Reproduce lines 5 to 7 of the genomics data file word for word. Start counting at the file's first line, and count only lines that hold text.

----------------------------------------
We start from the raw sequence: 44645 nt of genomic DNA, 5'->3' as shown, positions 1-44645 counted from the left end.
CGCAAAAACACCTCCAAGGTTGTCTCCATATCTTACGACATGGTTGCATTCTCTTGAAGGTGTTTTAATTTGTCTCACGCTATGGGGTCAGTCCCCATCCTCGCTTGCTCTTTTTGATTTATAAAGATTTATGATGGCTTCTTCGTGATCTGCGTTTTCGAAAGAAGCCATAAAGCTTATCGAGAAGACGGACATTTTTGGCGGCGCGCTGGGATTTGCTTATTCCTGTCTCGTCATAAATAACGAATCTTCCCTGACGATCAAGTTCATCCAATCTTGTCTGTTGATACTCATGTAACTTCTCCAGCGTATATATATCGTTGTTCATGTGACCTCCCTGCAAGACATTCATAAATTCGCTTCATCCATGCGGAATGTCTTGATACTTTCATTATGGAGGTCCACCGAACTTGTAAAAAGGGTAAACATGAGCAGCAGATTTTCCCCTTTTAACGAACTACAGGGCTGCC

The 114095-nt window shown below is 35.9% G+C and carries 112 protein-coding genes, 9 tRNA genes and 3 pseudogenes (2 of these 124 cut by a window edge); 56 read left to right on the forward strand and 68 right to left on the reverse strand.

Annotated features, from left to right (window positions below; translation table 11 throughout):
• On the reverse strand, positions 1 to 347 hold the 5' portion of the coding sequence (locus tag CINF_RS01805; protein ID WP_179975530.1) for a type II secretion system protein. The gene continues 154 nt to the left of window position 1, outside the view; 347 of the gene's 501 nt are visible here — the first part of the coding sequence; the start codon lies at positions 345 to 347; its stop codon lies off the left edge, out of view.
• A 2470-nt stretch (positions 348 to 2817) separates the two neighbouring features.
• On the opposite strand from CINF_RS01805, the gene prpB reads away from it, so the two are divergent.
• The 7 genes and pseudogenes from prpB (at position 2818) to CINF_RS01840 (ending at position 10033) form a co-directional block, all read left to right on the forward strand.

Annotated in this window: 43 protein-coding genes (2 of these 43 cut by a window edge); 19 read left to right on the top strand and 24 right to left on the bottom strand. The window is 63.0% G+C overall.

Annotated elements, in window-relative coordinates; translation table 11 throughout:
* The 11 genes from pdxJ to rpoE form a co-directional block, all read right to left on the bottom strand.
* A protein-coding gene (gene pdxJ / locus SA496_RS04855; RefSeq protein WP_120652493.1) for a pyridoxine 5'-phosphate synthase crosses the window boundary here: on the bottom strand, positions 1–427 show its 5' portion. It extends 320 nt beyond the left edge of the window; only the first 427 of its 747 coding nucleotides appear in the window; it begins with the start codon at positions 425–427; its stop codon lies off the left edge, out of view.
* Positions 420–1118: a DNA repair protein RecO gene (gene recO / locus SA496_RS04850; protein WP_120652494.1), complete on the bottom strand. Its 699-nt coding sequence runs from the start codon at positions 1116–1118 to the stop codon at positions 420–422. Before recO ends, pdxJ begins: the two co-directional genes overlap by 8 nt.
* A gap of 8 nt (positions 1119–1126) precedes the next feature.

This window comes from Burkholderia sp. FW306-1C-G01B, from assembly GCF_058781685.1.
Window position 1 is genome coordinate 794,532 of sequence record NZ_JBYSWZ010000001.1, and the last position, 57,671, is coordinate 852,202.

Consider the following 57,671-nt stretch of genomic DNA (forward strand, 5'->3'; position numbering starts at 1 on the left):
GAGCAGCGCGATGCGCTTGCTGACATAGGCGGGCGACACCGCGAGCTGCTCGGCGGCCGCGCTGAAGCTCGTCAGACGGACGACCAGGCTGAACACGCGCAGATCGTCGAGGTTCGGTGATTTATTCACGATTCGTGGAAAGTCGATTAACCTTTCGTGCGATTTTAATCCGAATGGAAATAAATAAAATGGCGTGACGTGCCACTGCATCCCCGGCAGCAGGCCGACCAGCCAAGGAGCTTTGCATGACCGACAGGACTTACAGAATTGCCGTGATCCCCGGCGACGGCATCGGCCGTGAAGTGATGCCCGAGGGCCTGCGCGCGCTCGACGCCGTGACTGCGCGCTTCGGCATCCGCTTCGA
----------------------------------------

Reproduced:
• On the reverse strand, positions 1 to 347 hold the 5' portion of the coding sequence (locus tag CINF_RS01805; protein ID WP_179975530.1) for a type II secretion system protein. The gene continues 154 nt to the left of window position 1, outside the view; 347 of the gene's 501 nt are visible here — the first part of the coding sequence; the start codon lies at positions 345 to 347; its stop codon lies off the left edge, out of view.
• A 2470-nt stretch (positions 348 to 2817) separates the two neighbouring features.
• On the opposite strand from CINF_RS01805, the gene prpB reads away from it, so the two are divergent.